I saw a white guy with dark shades and in black shirt smiling at me (no teeth showing). I thought, "This guy looks familiar, but why is he smiling at me? Or is he smiling at my friend? Does my friend know him? Is he waiting for him to acknowledge him?"

It took me a minute to realize I was looking at John Cusack and it was his friend (a fellow actor) Jeremy Piven driving. There were two women sitting in between them. And no, they weren't flirting.

It was after recognizing who he was when the truck sped away fast. I asked my friend to run after them, but he didn't. He stopped the car on the right side of LSD instead so I could take pictures of the buildings. I just watched the gray Ford disappear from my sight.

I should've taken a photo of the person smiling at me in that car, but it didn't happen. I could only reminisce that moment from time to time. If only I had a picture of that moment, my friend would have believed me immediately when I told him that I saw John Cusack on LSD.
  • People may seem nice to you, but that doesn't mean they'd like to befriend you.
I tried keeping in touch with the people I met at the bus terminal, at the two conferences, my hosts, and with the Filipino students even after meeting them. Sadly, all were not inclined to make the acquaintance evolve into a long-term overseas correspondence. 

Not that I asked them if they wanted to remain friends, but I surmised that wouldn't happen, judging from their silence or intermittent and short replies to my emails asking how they're doing. I even called a few of them, but the "friendship" ended as soon as I left the place.
  • Living overseas is not easy.
Traveling abroad is exciting. However, living in another country for several weeks or even months or years is difficult, especially if you're living alone - away from your family or your comfort zone. 

Major cities in the Philippines have 24-hour public transportation like these passenger jeepneys.
A 24-hour public transportation is not available in the United States, except in New York City where cabs abound around the clock and the subway train is available as well. In the Philippines, however, a cab is not affordable for the masses.

Major cities and nearby villages have passenger jeepneys, buses, and tricycles until the wee hours of the morning. It's a different matter when it comes to the countryside though.

When I stayed in California with a friend, I had to wait for 30 minutes before the next bus arrived. My trip to Asheville had me waiting a full day for a bus ride as well. 

This is the part why I didn't want my mom to leave because she likes to go out. Her day wouldn't be complete without going to church or wherever. She doesn't know how to drive and my brother goes to work everyday. Of course, he'd have to take a leave if mom were there, but it would only be for a couple of days.

I couldn't imagine what Mama would do if she stayed in his room during her brief vacation. If only I could come with her, then she and I could go somewhere and explore; however, we can't afford it.  Plus, I have my kid to look after.

It's not that my mom couldn't understand English. She does, actually. It's just that she's not used to talking in English which I think also contributed to her negative mark with the consular officer.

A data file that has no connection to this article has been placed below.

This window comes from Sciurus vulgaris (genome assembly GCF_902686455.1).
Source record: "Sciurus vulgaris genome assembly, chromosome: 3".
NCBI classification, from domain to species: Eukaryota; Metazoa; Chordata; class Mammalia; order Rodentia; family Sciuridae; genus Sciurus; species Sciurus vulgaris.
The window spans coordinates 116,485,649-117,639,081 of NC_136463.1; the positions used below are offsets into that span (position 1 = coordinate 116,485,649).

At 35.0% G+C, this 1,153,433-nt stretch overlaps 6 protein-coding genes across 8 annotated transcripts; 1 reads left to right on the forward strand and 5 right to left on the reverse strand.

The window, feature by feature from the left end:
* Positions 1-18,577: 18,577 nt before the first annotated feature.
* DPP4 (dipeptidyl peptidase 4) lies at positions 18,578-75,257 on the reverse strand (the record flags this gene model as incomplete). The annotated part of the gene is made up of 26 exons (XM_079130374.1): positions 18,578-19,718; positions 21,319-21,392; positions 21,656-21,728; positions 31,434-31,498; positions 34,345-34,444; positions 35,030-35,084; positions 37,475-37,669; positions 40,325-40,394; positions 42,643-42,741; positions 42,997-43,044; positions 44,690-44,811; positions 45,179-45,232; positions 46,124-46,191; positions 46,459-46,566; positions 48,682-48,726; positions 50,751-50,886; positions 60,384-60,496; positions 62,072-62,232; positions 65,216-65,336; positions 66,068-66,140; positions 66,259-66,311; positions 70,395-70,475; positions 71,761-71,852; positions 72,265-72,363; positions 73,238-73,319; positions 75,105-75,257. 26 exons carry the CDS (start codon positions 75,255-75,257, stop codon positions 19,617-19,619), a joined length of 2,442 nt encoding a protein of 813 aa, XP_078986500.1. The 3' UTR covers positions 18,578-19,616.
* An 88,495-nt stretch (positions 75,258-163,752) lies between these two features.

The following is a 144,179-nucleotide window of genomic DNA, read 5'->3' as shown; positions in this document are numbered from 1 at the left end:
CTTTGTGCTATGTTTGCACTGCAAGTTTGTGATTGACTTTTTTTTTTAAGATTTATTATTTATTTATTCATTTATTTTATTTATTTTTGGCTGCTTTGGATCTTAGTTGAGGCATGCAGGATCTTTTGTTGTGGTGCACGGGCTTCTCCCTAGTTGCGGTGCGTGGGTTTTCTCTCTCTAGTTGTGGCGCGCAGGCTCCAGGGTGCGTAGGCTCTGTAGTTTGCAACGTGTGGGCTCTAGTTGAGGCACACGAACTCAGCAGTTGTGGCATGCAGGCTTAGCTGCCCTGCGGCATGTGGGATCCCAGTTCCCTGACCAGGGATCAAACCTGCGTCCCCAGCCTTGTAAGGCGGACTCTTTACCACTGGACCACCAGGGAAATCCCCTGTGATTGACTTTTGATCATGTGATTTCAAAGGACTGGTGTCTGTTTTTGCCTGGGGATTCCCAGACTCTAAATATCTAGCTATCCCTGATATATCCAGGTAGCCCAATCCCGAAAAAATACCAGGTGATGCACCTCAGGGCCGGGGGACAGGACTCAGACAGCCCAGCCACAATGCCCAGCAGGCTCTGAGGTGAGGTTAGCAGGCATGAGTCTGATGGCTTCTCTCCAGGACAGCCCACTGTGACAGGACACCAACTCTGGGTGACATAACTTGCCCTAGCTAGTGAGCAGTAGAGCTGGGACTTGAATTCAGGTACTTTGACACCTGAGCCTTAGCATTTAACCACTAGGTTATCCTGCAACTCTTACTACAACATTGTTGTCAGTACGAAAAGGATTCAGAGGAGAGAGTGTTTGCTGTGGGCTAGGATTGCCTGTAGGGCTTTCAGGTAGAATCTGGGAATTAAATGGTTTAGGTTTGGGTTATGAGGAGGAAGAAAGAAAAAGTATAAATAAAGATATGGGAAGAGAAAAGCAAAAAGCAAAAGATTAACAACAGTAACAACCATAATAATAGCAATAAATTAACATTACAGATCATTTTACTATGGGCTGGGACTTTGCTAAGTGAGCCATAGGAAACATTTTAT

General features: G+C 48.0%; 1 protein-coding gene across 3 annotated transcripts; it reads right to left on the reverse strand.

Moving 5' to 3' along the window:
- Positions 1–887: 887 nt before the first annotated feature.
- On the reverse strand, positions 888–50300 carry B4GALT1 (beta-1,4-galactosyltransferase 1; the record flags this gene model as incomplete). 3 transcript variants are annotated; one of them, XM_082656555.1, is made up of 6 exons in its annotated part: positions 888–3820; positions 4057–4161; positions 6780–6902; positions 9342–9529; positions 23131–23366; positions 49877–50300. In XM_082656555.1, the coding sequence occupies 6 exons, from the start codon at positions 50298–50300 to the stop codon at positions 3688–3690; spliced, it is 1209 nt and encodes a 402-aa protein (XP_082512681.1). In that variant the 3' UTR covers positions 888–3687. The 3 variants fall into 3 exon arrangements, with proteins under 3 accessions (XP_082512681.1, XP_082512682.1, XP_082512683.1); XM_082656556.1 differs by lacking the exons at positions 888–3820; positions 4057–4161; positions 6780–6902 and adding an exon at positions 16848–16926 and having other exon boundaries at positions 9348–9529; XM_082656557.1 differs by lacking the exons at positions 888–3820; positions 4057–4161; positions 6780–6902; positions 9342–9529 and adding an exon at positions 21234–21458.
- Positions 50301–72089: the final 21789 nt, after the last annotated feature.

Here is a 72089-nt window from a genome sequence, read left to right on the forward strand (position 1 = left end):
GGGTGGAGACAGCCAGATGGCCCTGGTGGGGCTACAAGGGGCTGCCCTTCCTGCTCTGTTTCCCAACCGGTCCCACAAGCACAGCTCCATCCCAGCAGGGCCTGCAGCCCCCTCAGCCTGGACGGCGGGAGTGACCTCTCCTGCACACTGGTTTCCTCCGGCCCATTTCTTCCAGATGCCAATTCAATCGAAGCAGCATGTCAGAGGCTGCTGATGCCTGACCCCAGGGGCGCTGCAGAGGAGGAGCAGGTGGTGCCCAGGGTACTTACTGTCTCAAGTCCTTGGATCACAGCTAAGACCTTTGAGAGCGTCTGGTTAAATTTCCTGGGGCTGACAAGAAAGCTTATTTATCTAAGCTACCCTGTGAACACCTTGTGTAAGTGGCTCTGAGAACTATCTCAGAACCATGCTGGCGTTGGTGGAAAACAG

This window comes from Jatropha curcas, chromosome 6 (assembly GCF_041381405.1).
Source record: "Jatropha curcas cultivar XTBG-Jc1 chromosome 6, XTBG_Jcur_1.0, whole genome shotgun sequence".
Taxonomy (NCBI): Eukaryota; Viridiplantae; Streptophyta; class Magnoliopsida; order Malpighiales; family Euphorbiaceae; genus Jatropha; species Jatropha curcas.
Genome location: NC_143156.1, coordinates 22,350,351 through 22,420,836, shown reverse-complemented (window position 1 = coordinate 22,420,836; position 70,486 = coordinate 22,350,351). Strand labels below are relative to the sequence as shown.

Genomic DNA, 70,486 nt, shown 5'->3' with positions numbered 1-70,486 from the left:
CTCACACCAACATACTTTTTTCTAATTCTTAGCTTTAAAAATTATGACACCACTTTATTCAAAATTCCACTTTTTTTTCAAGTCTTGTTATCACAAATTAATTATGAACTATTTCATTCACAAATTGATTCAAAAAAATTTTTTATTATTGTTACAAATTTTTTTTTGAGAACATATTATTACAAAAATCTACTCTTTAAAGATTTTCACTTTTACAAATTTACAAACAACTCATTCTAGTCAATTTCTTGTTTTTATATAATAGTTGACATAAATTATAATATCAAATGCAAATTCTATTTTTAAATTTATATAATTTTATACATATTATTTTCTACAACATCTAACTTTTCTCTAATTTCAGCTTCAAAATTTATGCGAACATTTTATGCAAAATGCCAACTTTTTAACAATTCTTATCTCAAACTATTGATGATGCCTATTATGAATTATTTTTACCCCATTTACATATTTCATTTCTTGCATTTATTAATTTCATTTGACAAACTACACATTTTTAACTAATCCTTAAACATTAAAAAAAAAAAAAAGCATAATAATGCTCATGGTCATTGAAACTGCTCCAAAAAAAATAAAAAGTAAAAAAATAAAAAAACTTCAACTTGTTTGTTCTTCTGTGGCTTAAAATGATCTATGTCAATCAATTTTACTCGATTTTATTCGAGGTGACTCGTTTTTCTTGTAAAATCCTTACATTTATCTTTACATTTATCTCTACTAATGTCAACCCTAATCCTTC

When Mama cried - A trip gone south 

My mom is a devout Catholic. If only I could, I would buy her (and my dad) a pilgrimage package. I'd rather see her do this first than go to the United States - although it's sad to see my brother graduate without any family member present. He might ask a friend or two to attend instead. Or he might not attend at all and just get his certificate (or diploma) after the event.

Mom prays every morning. And I caught her crying while doing that a few days ago. I knew it had something to do with her failed bid to get a US visa. I couldn't ask my friend who helped me before. He now lives in Colorado and Rahm Emanuel is now mayor of Chicago after serving as President Barack Obama's Chief-of-Staff. Good thing I didn't violate my visa, lest I would've been a liability to both my friend and Mayor Emanuel. I would've also disappointed my research boss for she supported my trip.

I wrote hoping that someone would extend help to my mom aside from referring her to a website link with information about applying again. Unfortunately, the person who answered my mail did just that.

I'm already a burden to Mama that I'd like to really help her go to the United States and spend time with my brother who's been helping our family survive with his hard-earned money. Living overseas even for a brief time had made me appreciate the Philippines more in spite of her seemingly negative qualities.

I recognize that my not wanting Mama to leave was selfish, yet at the same time I didn't want her to feel lonely in the United States as days passed. That's what I felt when I was there - lonely. The adrenaline high waned when I realized that life in a developed and "rich" country is essentially the same in an underdeveloped and "poor" nation. The logistics of living are the same. One has to work hard for an income to ensure one's survival.

There are people in the United States who are not tolerant of immigrants or who find it envious that foreigners have a job in their own country. Saudi Arabia has already prohibited the hiring of foreigners to work as domestic helpers, requiring homeowners to hire a fellow Saudian instead. It would be a huge chaos if local Americans would demand for the same policy.

If given the chance, I'd like to see Mama go to the United States with her eyes wide open. The tourist experience would definitely be great, but the problem of survival is the same. There are many poor people living in the United States. I guess I also just don't want my mom to experience discrimination.

There's no place like home, Mama.